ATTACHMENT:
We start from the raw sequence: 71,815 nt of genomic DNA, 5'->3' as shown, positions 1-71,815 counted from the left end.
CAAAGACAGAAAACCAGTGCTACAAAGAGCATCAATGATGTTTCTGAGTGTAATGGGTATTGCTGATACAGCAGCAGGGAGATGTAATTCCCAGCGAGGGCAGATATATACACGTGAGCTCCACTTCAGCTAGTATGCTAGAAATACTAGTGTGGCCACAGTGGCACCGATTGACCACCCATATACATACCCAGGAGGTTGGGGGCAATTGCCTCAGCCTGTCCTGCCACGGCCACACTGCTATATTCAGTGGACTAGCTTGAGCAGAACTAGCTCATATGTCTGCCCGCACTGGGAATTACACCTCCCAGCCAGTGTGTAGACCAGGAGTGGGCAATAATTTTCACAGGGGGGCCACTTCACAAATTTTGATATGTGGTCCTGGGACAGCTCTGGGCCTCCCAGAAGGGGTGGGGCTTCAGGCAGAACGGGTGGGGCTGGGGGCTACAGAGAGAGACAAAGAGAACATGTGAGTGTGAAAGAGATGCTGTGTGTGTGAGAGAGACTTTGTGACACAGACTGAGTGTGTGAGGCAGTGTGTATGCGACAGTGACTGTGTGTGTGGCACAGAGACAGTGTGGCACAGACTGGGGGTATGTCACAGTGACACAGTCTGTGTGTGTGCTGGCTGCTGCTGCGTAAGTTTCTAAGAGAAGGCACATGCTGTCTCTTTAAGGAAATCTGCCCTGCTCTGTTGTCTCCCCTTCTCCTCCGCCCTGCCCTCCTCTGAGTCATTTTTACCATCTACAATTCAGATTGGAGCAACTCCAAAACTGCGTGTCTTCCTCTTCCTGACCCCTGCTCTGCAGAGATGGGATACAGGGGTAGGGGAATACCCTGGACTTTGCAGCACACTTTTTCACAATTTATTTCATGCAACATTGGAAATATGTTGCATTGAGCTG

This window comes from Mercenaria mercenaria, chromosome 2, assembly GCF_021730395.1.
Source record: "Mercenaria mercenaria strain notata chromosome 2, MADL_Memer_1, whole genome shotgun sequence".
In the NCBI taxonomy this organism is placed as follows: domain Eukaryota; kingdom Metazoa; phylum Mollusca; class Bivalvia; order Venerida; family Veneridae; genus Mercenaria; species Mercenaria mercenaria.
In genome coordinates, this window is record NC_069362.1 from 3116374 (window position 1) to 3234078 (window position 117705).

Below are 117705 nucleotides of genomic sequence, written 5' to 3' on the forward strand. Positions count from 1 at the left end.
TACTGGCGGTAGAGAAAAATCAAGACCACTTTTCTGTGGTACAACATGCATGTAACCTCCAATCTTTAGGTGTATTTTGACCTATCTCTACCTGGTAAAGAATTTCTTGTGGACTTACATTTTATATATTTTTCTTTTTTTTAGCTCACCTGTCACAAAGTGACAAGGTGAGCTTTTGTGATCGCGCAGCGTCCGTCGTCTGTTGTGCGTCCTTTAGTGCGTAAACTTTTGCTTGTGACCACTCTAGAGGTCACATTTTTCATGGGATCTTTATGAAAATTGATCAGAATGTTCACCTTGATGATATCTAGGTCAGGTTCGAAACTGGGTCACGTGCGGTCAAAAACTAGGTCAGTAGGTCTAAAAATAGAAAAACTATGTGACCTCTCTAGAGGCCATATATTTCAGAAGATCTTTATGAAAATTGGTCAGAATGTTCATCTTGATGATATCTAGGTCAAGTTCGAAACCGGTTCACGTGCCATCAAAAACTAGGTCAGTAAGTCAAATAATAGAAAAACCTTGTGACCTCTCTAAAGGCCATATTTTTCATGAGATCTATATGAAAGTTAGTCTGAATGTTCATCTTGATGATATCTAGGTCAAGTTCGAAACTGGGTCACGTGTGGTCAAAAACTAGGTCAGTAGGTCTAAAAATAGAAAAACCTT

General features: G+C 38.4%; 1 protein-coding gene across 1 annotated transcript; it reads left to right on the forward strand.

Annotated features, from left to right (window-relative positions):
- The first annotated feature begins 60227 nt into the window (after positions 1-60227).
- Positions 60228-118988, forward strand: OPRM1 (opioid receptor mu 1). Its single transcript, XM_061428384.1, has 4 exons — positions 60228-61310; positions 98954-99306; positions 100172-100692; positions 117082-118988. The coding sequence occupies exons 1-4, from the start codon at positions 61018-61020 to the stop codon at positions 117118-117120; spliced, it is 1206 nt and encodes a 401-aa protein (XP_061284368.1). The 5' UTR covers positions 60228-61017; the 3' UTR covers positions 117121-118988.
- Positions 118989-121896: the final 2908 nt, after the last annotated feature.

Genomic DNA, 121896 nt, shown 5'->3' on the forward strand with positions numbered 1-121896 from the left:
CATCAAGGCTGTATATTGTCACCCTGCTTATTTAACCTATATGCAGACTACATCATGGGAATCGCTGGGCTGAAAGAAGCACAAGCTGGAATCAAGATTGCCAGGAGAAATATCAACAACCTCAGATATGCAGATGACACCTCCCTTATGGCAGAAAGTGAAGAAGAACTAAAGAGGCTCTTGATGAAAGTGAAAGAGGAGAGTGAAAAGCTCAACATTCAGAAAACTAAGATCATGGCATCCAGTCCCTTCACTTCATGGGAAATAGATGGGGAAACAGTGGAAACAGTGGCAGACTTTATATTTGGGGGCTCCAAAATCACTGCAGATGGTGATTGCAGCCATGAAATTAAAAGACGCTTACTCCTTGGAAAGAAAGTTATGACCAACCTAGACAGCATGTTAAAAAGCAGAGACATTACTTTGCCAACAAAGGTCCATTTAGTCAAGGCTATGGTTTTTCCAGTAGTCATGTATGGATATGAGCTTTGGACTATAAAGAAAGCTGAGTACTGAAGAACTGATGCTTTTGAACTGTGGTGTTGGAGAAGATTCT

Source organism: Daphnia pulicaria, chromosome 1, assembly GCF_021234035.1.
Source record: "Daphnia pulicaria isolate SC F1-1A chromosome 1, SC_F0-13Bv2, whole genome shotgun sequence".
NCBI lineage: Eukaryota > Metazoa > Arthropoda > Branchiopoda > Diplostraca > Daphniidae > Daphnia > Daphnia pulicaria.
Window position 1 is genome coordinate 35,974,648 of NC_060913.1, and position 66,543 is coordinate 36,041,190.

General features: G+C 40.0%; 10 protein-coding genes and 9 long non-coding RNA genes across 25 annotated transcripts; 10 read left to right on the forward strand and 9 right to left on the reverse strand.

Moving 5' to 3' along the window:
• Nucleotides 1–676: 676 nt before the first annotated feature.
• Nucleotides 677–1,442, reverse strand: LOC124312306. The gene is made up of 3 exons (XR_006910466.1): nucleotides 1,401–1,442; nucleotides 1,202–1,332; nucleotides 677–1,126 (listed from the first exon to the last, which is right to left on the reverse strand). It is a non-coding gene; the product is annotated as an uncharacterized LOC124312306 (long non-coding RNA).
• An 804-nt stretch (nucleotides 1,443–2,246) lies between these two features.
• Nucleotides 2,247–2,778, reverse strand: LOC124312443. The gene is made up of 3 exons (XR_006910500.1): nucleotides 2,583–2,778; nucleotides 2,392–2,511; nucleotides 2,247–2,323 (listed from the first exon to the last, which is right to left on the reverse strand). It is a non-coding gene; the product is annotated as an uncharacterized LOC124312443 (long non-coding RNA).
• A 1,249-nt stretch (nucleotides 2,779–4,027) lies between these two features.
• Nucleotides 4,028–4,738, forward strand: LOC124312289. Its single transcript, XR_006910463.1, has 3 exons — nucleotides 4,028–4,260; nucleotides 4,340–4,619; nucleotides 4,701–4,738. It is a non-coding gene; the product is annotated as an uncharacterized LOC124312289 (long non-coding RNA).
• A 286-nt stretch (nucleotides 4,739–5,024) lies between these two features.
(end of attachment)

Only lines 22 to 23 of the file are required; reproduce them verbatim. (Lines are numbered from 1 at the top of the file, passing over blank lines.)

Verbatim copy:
• Nucleotides 1–676: 676 nt before the first annotated feature.
• Nucleotides 677–1,442, reverse strand: LOC124312306. The gene is made up of 3 exons (XR_006910466.1): nucleotides 1,401–1,442; nucleotides 1,202–1,332; nucleotides 677–1,126 (listed from the first exon to the last, which is right to left on the reverse strand). It is a non-coding gene; the product is annotated as an uncharacterized LOC124312306 (long non-coding RNA).